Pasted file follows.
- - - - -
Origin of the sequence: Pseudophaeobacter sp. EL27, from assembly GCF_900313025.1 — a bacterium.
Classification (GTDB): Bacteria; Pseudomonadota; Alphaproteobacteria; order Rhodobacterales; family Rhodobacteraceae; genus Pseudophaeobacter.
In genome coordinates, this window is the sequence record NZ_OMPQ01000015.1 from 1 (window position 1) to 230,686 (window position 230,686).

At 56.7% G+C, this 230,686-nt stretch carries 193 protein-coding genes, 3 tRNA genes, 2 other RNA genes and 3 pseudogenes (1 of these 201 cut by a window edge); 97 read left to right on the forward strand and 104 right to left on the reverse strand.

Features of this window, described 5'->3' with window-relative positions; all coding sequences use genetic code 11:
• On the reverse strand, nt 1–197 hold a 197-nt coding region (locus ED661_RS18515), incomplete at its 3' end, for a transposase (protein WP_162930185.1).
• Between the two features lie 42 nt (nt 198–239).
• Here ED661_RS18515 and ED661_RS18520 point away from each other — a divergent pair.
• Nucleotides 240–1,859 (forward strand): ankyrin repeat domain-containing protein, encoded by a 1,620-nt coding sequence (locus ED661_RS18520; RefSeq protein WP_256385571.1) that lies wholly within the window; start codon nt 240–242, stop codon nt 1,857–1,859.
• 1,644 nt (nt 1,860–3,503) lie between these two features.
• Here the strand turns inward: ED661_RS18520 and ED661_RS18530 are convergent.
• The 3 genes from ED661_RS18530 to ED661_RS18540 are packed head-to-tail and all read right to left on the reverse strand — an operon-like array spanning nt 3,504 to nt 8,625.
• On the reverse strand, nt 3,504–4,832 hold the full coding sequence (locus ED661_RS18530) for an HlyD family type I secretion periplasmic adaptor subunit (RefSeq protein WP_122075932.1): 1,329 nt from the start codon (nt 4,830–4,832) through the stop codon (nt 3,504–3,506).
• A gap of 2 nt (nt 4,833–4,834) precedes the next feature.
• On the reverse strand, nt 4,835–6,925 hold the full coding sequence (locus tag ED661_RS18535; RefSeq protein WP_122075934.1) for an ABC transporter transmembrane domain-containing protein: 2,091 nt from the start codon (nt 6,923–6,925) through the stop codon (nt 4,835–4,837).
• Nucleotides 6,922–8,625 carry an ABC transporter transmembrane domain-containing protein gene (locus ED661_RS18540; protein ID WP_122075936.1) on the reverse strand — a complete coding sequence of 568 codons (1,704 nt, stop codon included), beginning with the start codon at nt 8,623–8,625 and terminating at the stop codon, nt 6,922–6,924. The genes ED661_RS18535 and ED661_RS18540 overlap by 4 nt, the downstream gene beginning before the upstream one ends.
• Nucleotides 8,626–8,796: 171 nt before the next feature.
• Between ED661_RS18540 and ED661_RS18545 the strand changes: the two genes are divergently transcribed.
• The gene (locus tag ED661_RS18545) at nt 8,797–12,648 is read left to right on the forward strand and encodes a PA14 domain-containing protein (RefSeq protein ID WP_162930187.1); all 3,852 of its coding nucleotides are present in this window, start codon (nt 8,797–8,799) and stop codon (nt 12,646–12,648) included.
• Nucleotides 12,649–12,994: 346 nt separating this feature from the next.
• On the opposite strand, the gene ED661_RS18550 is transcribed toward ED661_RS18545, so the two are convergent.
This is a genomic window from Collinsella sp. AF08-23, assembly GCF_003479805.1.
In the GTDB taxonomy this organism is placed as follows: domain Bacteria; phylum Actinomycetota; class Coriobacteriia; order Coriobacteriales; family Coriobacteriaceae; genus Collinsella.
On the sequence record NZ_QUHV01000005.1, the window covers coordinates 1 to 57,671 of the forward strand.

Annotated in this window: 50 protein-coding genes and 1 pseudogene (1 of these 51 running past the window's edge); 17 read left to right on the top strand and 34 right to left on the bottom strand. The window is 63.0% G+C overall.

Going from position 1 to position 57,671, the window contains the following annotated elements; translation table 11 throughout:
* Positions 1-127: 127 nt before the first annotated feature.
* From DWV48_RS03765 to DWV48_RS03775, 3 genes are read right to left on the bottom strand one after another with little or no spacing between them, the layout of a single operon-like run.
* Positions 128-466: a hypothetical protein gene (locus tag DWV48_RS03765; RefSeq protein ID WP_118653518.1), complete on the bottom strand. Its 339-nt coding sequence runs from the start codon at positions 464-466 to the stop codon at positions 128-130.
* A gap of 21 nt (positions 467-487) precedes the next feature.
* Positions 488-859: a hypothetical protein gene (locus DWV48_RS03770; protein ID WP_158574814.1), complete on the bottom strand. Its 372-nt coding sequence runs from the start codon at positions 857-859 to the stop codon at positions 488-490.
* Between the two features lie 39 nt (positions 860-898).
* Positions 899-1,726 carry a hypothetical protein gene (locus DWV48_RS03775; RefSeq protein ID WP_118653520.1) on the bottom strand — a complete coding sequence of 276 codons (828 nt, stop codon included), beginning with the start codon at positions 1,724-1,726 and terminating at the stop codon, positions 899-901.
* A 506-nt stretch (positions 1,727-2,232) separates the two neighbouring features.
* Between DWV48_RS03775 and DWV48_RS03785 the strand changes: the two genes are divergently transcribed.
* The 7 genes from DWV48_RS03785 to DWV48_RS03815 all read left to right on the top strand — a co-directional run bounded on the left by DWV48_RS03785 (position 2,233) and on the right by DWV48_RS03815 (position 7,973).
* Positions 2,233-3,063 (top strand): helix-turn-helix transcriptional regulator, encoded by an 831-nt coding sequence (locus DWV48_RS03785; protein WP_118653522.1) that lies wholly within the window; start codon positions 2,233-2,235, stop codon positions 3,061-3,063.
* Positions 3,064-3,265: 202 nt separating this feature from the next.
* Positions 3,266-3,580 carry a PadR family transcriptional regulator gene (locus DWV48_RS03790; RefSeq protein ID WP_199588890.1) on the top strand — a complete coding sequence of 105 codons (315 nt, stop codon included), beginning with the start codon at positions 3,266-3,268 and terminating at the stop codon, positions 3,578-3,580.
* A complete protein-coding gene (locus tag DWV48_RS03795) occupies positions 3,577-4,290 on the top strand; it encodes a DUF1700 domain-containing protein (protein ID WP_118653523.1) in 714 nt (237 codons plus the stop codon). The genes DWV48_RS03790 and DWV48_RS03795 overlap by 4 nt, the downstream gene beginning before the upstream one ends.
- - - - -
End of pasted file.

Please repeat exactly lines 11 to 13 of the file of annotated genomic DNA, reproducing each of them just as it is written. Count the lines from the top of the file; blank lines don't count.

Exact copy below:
• Here the strand turns inward: ED661_RS18520 and ED661_RS18530 are convergent.
• The 3 genes from ED661_RS18530 to ED661_RS18540 are packed head-to-tail and all read right to left on the reverse strand — an operon-like array spanning nt 3,504 to nt 8,625.
• On the reverse strand, nt 3,504–4,832 hold the full coding sequence (locus ED661_RS18530) for an HlyD family type I secretion periplasmic adaptor subunit (RefSeq protein WP_122075932.1): 1,329 nt from the start codon (nt 4,830–4,832) through the stop codon (nt 3,504–3,506).